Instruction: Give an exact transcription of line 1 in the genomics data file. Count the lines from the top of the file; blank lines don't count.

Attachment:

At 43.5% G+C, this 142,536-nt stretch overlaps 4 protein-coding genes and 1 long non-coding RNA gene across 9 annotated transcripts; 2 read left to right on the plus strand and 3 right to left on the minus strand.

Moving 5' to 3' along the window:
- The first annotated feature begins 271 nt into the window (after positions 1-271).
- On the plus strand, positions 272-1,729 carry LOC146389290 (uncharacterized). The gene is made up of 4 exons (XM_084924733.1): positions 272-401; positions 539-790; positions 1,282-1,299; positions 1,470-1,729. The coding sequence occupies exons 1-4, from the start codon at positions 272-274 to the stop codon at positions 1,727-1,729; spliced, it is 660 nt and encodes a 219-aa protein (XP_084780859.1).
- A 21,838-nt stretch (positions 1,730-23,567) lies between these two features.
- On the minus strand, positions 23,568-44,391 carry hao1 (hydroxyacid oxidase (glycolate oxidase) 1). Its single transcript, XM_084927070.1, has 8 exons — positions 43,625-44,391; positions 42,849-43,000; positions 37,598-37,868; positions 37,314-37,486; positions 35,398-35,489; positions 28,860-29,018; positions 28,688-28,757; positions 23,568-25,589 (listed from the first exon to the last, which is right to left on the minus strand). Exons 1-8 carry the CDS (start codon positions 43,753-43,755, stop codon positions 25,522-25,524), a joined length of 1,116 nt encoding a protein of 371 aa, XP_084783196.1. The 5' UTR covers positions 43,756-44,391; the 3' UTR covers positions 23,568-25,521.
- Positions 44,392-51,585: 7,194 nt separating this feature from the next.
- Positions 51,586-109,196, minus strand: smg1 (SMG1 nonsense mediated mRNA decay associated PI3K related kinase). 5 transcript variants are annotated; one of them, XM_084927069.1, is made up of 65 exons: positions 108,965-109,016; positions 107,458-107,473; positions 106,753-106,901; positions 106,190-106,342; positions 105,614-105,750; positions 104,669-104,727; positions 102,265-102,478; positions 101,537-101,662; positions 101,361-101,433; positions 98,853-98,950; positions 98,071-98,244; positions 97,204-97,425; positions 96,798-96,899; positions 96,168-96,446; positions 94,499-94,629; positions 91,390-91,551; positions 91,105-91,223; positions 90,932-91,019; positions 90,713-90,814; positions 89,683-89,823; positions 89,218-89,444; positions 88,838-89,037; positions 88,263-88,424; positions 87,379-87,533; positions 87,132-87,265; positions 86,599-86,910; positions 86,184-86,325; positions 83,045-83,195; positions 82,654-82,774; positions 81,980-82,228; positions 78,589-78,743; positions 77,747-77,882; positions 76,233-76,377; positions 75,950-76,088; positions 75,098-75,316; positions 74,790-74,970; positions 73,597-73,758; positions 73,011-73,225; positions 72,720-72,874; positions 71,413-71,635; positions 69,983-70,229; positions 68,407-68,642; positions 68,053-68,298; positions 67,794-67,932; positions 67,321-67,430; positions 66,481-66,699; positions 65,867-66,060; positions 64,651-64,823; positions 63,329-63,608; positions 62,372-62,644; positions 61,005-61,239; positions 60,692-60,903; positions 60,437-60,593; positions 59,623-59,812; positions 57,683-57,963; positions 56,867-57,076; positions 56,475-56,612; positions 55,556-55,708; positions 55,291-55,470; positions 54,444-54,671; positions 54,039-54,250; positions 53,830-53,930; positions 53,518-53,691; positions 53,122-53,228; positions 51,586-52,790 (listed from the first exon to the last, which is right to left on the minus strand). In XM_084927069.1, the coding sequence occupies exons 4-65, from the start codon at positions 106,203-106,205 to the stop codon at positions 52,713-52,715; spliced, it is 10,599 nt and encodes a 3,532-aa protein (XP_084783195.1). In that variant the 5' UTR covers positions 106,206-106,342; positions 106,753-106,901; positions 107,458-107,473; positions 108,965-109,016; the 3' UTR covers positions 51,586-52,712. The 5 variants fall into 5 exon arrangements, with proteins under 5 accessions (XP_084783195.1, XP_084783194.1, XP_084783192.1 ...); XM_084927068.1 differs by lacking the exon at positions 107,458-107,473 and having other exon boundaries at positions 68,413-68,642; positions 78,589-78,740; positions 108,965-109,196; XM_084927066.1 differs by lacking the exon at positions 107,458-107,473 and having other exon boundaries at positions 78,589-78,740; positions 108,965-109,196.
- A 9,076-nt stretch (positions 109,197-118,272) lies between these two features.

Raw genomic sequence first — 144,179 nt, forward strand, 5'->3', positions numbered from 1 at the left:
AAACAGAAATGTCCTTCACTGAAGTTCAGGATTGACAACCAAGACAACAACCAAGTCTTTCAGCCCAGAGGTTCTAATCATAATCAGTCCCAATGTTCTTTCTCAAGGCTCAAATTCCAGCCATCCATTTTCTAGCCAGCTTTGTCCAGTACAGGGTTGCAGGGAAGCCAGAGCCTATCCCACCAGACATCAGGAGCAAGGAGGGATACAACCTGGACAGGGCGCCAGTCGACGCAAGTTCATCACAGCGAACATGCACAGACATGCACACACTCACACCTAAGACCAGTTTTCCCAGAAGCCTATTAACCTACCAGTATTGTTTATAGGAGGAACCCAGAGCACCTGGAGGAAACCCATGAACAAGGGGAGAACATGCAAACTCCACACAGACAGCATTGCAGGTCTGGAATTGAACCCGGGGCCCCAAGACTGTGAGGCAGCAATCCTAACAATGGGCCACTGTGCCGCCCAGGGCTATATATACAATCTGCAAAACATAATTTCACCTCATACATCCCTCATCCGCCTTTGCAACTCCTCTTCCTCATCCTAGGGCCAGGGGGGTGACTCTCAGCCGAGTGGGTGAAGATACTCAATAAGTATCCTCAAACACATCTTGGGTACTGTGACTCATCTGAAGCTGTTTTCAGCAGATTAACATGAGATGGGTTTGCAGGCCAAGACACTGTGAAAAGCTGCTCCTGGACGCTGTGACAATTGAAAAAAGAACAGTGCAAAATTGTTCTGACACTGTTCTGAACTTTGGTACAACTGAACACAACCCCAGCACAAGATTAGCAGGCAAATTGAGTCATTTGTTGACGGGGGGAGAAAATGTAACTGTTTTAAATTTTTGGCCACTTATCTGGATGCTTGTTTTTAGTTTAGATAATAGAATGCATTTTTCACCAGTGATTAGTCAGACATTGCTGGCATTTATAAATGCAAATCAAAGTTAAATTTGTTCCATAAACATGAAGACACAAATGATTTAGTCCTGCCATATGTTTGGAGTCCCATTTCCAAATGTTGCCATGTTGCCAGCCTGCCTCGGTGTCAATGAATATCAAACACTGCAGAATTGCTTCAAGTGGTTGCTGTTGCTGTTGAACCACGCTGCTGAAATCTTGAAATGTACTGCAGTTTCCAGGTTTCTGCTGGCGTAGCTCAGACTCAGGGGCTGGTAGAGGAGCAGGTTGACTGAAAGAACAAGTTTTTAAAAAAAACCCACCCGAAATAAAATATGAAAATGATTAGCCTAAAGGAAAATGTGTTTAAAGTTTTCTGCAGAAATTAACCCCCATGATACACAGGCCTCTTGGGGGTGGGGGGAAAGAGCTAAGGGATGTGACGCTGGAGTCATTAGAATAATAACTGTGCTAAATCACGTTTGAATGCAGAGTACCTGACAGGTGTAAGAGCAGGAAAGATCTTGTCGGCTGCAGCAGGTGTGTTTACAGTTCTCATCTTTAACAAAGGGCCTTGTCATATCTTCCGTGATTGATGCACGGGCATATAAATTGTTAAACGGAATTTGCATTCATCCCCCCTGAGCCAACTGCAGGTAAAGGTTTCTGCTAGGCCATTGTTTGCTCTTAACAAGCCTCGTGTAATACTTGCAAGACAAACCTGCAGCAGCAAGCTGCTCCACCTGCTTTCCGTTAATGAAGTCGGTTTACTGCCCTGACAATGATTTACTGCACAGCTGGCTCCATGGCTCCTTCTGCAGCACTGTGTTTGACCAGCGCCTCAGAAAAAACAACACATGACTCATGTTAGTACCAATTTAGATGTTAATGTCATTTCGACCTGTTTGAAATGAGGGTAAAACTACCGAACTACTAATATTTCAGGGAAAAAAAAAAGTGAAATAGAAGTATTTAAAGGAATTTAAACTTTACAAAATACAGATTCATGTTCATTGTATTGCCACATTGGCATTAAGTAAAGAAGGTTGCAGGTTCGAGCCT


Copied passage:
At 43.5% G+C, this 142,536-nt stretch overlaps 4 protein-coding genes and 1 long non-coding RNA gene across 9 annotated transcripts; 2 read left to right on the plus strand and 3 right to left on the minus strand.